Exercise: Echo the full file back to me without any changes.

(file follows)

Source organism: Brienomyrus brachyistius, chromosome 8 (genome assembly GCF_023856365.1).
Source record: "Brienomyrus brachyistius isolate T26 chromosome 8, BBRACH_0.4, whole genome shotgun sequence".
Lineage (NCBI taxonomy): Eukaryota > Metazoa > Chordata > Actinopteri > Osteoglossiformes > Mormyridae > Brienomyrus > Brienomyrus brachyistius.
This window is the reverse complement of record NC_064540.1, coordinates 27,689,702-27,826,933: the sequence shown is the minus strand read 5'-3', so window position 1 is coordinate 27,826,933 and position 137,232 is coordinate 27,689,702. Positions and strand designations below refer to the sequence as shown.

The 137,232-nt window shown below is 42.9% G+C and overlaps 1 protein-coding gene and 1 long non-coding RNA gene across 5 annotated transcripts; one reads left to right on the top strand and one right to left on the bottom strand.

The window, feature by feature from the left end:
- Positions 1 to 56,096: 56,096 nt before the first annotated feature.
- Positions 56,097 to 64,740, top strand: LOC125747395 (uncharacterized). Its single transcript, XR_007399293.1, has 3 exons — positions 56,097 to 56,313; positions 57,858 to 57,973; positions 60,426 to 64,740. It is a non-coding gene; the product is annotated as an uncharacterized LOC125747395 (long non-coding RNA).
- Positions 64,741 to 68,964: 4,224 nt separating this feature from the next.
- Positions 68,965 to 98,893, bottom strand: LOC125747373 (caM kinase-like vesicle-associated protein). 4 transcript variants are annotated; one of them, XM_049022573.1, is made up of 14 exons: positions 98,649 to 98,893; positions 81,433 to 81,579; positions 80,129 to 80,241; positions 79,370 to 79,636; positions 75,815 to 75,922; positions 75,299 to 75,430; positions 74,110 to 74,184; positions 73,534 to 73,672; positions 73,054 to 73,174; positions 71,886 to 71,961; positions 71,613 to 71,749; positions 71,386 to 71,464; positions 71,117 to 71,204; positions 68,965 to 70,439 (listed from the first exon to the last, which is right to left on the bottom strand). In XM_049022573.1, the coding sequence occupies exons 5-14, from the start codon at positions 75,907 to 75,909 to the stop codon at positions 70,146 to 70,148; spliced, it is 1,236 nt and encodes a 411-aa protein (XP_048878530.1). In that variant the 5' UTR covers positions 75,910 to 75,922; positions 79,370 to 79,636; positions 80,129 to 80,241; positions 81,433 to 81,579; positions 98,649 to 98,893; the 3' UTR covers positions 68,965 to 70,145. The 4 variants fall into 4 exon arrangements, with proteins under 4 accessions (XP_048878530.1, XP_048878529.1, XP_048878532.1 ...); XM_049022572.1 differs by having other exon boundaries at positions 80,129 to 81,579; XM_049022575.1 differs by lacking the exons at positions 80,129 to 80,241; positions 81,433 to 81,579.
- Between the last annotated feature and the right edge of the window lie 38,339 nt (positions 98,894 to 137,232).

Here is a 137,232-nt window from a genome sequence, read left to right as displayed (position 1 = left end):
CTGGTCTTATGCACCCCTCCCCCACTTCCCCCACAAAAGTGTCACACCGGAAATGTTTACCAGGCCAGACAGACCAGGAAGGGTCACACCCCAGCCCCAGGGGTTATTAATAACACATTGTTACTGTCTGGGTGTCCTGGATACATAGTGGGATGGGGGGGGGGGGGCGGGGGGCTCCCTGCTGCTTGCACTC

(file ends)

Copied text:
Source organism: Brienomyrus brachyistius, chromosome 8 (genome assembly GCF_023856365.1).
Source record: "Brienomyrus brachyistius isolate T26 chromosome 8, BBRACH_0.4, whole genome shotgun sequence".
Lineage (NCBI taxonomy): Eukaryota > Metazoa > Chordata > Actinopteri > Osteoglossiformes > Mormyridae > Brienomyrus > Brienomyrus brachyistius.
This window is the reverse complement of record NC_064540.1, coordinates 27,689,702-27,826,933: the sequence shown is the minus strand read 5'-3', so window position 1 is coordinate 27,826,933 and position 137,232 is coordinate 27,689,702. Positions and strand designations below refer to the sequence as shown.

The 137,232-nt window shown below is 42.9% G+C and overlaps 1 protein-coding gene and 1 long non-coding RNA gene across 5 annotated transcripts; one reads left to right on the top strand and one right to left on the bottom strand.

The window, feature by feature from the left end:
- Positions 1 to 56,096: 56,096 nt before the first annotated feature.
- Positions 56,097 to 64,740, top strand: LOC125747395 (uncharacterized). Its single transcript, XR_007399293.1, has 3 exons — positions 56,097 to 56,313; positions 57,858 to 57,973; positions 60,426 to 64,740. It is a non-coding gene; the product is annotated as an uncharacterized LOC125747395 (long non-coding RNA).
- Positions 64,741 to 68,964: 4,224 nt separating this feature from the next.
- Positions 68,965 to 98,893, bottom strand: LOC125747373 (caM kinase-like vesicle-associated protein). 4 transcript variants are annotated; one of them, XM_049022573.1, is made up of 14 exons: positions 98,649 to 98,893; positions 81,433 to 81,579; positions 80,129 to 80,241; positions 79,370 to 79,636; positions 75,815 to 75,922; positions 75,299 to 75,430; positions 74,110 to 74,184; positions 73,534 to 73,672; positions 73,054 to 73,174; positions 71,886 to 71,961; positions 71,613 to 71,749; positions 71,386 to 71,464; positions 71,117 to 71,204; positions 68,965 to 70,439 (listed from the first exon to the last, which is right to left on the bottom strand). In XM_049022573.1, the coding sequence occupies exons 5-14, from the start codon at positions 75,907 to 75,909 to the stop codon at positions 70,146 to 70,148; spliced, it is 1,236 nt and encodes a 411-aa protein (XP_048878530.1). In that variant the 5' UTR covers positions 75,910 to 75,922; positions 79,370 to 79,636; positions 80,129 to 80,241; positions 81,433 to 81,579; positions 98,649 to 98,893; the 3' UTR covers positions 68,965 to 70,145. The 4 variants fall into 4 exon arrangements, with proteins under 4 accessions (XP_048878530.1, XP_048878529.1, XP_048878532.1 ...); XM_049022572.1 differs by having other exon boundaries at positions 80,129 to 81,579; XM_049022575.1 differs by lacking the exons at positions 80,129 to 80,241; positions 81,433 to 81,579.
- Between the last annotated feature and the right edge of the window lie 38,339 nt (positions 98,894 to 137,232).

Here is a 137,232-nt window from a genome sequence, read left to right as displayed (position 1 = left end):
CTGGTCTTATGCACCCCTCCCCCACTTCCCCCACAAAAGTGTCACACCGGAAATGTTTACCAGGCCAGACAGACCAGGAAGGGTCACACCCCAGCCCCAGGGGTTATTAATAACACATTGTTACTGTCTGGGTGTCCTGGATACATAGTGGGATGGGGGGGGGGGGGCGGGGGGCTCCCTGCTGCTTGCACTC